Built to house heavy telephone equipment and the young women who operated it, this landmark was completed in 1922. A second story was added in 1929, and the structure was later donated to the Seattle Public Library by the telephone company. When the Library got ready to sell the building, it hired BOLA Architecture and Planning to prepare a landmark nomination for the LPB’s consideration. When BOLA presented the nomination, the QAHS swung into action writing letters and testifying in favor of the nomination and subsequent designation. Once designated as a city landmark, the controls and incentives negotiated with the LPB by the Seattle Public Library protected the building as it changed ownership. Soon after the 2016 designation and its purchase, the new owner, the Faul Company and their architect, BuildingWork, began presenting design options to the Architectural Review Committee (ARC) of the LPB. The QAHS attended numerous meetings of the ARC related to the Garfield Exchange commenting on the transformation of the industrial spaces to 25 residential apartment homes featuring 15-foot ceiling heights and restoration of the building’s exterior façade, its seismic retrofit and new building systems. The proposed changes included a redesign of the primary entrance leading to the street, the replacement of windows, the introduction of a new elevator in the hidden courtyard on the south side and the addition of a penthouse. The Queen Anne Historical Society did not oppose the hidden changes in the courtyard and embraced the penthouse addition since it was set back from the historic façade and could not be seen from the street directly in front of the building. Significantly the penthouse addition met the Secretary of the Interior’s Standards for Historic Preservation by not mimicking in the new work historic qualities of the original fabric. The society demanded the retention of the terra cotta capped stairway with its unique hammerhead shape and encouraged retention of a historic hoisting device on the alley side of the building.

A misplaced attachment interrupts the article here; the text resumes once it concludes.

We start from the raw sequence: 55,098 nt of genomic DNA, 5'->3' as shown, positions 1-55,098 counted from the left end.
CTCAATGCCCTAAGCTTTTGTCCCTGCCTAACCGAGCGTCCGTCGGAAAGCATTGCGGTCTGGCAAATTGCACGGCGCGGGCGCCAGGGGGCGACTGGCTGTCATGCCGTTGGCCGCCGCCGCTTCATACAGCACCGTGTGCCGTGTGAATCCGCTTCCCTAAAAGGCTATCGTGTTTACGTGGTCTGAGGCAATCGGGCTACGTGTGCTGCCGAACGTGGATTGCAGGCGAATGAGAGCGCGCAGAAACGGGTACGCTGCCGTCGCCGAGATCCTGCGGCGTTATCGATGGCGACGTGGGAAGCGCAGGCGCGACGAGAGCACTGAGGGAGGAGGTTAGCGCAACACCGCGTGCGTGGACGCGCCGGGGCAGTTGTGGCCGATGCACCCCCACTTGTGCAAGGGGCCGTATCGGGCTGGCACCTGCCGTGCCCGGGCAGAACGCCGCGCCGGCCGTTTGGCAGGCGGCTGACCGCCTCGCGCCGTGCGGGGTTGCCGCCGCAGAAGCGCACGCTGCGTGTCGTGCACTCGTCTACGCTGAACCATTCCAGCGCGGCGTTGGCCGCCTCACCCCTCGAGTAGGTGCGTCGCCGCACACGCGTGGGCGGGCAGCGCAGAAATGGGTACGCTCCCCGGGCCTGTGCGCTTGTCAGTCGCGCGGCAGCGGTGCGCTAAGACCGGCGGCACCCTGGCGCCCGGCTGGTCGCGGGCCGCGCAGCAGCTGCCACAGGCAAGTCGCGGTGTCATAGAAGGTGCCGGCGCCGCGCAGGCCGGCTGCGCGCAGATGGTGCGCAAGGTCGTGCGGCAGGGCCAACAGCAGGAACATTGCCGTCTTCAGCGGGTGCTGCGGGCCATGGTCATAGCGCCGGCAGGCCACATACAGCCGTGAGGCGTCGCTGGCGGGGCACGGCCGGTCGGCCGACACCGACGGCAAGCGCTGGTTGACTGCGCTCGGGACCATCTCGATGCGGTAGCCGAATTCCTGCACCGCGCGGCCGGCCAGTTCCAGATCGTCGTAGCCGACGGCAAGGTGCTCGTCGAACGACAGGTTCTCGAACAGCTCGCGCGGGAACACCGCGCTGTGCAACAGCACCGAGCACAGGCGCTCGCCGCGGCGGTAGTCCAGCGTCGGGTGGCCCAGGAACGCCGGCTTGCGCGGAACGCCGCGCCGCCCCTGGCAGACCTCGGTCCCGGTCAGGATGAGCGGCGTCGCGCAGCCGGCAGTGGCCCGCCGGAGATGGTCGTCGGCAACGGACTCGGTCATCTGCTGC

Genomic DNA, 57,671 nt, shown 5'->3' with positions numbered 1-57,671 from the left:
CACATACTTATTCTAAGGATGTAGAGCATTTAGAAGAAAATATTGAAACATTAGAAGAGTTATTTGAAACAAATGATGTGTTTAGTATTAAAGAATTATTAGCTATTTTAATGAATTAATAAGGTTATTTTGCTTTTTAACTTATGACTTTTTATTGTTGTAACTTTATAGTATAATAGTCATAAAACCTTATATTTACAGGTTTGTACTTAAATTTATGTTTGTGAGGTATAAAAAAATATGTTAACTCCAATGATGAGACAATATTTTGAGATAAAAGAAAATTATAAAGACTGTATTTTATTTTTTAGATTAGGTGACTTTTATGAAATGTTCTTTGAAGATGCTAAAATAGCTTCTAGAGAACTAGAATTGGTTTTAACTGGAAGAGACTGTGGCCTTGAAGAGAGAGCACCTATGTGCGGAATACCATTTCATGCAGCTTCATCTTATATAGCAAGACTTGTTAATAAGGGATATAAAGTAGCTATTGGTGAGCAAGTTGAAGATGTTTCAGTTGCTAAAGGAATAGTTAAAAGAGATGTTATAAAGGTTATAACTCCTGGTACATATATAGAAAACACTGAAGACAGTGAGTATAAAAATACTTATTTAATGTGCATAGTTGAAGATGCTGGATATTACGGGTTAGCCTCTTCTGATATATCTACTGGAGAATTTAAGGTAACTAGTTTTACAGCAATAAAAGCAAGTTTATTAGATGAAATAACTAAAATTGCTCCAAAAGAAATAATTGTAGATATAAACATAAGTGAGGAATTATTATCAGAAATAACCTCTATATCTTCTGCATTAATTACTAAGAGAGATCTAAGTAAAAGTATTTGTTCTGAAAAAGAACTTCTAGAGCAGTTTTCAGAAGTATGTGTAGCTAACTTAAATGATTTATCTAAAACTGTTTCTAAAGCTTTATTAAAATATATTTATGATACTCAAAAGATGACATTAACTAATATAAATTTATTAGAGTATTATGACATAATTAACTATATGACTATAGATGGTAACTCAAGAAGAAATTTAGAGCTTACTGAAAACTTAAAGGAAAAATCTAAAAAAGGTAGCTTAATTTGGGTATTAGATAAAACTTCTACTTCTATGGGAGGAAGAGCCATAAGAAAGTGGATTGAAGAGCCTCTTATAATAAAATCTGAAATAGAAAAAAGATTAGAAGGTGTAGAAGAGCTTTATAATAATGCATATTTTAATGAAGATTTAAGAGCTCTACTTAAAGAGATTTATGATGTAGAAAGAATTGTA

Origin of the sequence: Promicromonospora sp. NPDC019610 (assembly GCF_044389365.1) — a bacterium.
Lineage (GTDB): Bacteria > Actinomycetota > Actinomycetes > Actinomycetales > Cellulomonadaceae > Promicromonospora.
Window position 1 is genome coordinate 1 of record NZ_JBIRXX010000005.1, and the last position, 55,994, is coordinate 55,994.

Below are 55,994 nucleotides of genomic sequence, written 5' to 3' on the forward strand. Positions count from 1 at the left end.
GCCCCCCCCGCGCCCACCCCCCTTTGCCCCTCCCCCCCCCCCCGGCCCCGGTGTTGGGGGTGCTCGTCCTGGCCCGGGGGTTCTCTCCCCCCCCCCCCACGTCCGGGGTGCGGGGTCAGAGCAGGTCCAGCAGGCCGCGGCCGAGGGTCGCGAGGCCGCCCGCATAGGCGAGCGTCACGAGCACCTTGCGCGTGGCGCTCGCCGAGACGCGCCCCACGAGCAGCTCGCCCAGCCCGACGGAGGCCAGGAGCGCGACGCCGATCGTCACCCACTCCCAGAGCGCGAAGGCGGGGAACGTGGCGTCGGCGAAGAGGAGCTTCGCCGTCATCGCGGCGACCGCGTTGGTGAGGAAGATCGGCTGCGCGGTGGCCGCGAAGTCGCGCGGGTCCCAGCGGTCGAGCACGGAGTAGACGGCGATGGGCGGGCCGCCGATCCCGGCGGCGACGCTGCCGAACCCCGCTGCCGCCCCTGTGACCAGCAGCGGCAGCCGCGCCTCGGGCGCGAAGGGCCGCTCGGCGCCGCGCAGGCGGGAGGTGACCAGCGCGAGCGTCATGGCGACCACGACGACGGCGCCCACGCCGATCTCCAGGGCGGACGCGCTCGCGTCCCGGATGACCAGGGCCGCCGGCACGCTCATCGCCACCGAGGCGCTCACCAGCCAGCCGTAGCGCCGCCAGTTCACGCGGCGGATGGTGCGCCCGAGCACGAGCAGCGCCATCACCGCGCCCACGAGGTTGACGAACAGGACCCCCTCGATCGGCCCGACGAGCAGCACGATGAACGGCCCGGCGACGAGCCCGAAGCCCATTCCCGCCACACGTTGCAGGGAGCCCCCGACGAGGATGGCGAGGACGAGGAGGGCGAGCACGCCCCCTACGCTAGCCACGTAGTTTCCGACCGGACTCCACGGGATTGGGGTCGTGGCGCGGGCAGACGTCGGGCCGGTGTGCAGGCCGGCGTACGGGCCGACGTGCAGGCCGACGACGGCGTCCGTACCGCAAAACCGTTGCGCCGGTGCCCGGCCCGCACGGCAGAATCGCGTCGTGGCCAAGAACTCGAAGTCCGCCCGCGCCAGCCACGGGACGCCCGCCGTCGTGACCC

After some initial resistance, we agreed to the sympathetic replacement of all the windows. We continued to support the project following resistance by neighborhood groups which had concerns with street parking impacts.
As of this writing (July 14, 2021), this fantastic preservation project now renamed the Queen Anne Exchange is one apartment short of being fully leased. Housing has been created for more than 25 people and an important feature of Queen Anne’s historic built environment has been preserved. The energy, risk taking, and talent of Chris and Angela Faul backed by the talent of Matt Aalfs, the primary architect and principal of BuildingWork, are largely responsible for the superb outcome. It also helped that, like the Power Control Center, a city agency owned the Garfield Exchange at the time of nomination and designation, for building owners are often major obstacles when it comes to preserving historic buildings.
There is also no doubt that the preservation advocacy skills of the Queen Anne Historical Society eased the public and private efforts to save all three of these historic buildings and assured their conformity to our national standards. It is also clear that without the society’s assertive preservation advocacy, the Seventh Church of Christ, Scientist would have been lost, and both the Power Control Center and the Garfield Exchange would have been subject to demolition due to the valuable development potential of their sites.
ACT: A Contemporary Theatre staged its inaugural play, Oh Dad, Poor Dad, Mama’s Hung You in the Closet and I’m Feeling So Sad on June 29, 1965. The performance took place in the quickly-renovated Queen Anne Hall building at 100 W Roy Street, built as Redding Hall in 1912. The critically-acclaimed performance ran through July 10th and marked the birth of an enduring Seattle artistic institution.
ACT was the brainchild of University of Washington School of Drama Director Gregory Falls (1922-1997) and his wife, Jean Burch Falls(1926-2020). Falls felt that Seattle needed a theater to stage plays that “reflect our times,” eschewing the classics performed at traditional theaters. The Falls acquired the building and oversaw its conversion into an intimate 420-seat theater in just four months.
ACT moved to its current location, Kreielsheimer Place, in 1996 , following a $30.4 million renovation of the former Eagles Auditorium at 700 Union Street. The curtain didn’t stay closed in the old Queen Anne Hall for long; in 1998, On the Boards moved in to the building, now known as the Behnke Center for Contemporary Performance.